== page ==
I need to apologize for my actions from a couple of nights ago. I was using the social media platform Twitter when a prominent ex-racer pointed out that I have a personality flaw. To my surprise another well know person in cycling agreed with that statement and then followed up by saying I was the reason cycling wasn’t taken seriously. I then saw several comments on Twitter that only threw gas onto the fire. Admittedly at that moment I wasn’t taking the sport seriously. I sat there in the glow of my iMac, beer in hand, laughing at the Bacchanalian party that had erupted with this 140 character discussion. As I retired for the evening I couldn’t help but think about those statements. Had I just ruined cycling?
I laid in bed, staring at the ceiling, concerned for the Giro D’ Italia. Would the Italian national tour be canceled because of my off the cuff comments? Had I failed to realize the power of my blog, Twitter account and Facebook account?
I awoke the next morning and thankfully the Giro was continuing, but it is still nagged at me – was I ruining a sport that was over a 100 years old? Were my sometimes snarky comments going to implode the sport I love? I needed to investigate how other media people covered sports. What I discovered was shocking.
While cycling is filled with armchair quarterbacks and respected journalists who pointed out the good and bad of cycling, no other sport was being treated this way. Journalists and bloggers of other sports displayed the utmost respect for their athletes. Baseball and football commentators are prime examples of only highlighting the positives in their sports and would no-way make light of a situation. I couldn’t find one comment that accused a commentator of being the reason why their sport wasn’t being taken seriously.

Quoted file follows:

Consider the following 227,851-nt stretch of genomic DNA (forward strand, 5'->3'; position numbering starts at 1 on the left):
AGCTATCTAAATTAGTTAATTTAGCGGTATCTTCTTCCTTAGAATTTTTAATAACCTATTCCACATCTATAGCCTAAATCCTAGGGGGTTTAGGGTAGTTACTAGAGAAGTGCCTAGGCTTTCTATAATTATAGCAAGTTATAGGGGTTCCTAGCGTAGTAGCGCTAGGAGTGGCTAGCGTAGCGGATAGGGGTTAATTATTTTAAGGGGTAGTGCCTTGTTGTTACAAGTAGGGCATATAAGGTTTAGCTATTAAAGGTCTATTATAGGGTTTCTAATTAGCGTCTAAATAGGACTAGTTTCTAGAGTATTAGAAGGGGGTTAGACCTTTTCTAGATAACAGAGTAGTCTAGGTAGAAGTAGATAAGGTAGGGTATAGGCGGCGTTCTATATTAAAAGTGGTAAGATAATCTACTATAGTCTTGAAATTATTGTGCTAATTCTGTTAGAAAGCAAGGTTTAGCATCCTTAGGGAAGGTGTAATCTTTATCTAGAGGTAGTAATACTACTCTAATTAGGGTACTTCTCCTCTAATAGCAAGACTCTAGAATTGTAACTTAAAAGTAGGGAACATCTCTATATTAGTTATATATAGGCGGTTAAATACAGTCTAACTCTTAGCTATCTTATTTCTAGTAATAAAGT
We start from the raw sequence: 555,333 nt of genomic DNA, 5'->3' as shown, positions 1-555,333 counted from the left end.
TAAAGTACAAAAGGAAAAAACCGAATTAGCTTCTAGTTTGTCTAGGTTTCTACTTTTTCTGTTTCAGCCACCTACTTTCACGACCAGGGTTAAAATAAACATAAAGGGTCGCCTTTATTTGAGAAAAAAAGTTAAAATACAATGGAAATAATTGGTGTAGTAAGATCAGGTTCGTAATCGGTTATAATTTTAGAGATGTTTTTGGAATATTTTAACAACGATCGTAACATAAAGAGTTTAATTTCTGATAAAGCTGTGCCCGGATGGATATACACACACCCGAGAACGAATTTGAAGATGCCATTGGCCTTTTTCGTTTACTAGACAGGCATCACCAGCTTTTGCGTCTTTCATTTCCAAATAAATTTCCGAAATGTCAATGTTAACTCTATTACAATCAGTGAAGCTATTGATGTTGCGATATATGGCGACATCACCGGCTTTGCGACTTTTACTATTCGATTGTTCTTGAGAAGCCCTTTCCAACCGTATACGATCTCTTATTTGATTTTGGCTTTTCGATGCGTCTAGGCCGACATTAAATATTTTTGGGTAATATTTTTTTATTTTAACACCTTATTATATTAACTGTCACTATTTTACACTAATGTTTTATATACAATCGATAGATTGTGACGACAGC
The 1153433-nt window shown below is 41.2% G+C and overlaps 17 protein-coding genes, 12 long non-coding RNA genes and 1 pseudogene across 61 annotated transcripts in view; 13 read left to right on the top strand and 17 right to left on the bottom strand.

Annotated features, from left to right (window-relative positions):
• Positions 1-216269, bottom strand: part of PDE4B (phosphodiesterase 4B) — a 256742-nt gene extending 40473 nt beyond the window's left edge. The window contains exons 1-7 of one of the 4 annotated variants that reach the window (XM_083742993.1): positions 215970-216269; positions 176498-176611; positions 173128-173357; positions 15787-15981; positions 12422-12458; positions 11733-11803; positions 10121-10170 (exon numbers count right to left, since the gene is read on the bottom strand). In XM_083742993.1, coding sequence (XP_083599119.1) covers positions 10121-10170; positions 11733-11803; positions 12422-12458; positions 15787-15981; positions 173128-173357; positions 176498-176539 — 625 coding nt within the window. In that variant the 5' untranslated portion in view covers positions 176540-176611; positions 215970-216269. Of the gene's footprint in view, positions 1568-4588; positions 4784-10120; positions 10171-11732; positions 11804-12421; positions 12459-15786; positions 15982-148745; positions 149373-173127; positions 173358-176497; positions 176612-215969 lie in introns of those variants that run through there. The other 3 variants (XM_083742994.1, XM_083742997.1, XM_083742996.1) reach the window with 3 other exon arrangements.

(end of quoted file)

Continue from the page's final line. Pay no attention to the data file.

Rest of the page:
So after much soul searching I came to realize I was indeed the person to blame for why the sport of cycling wasn’t being taken seriously. While my Twitter feed is often filled with comments about honey badgers, squirrels and beer drinking, wedged in there were often biting 140 character statements questioning certain unsavory aspects of the sport and mocking them.
As I write this I’m looking at the note Bill Strickland penned into a copy of his book Tour de Lance. I had asked for a copy and the Bicycling Magazine editor was kind enough to oblige and write inside, “To Neil – who loves the sport enough to remember to laugh at it. Don’t ever change.” I’m sorry Bill, but I can’t afford to laugh at this sport we both love. People like me, who take a lighthearted approach, will ultimately bring it down. Snarkiness is a silent killer. For that I apologize.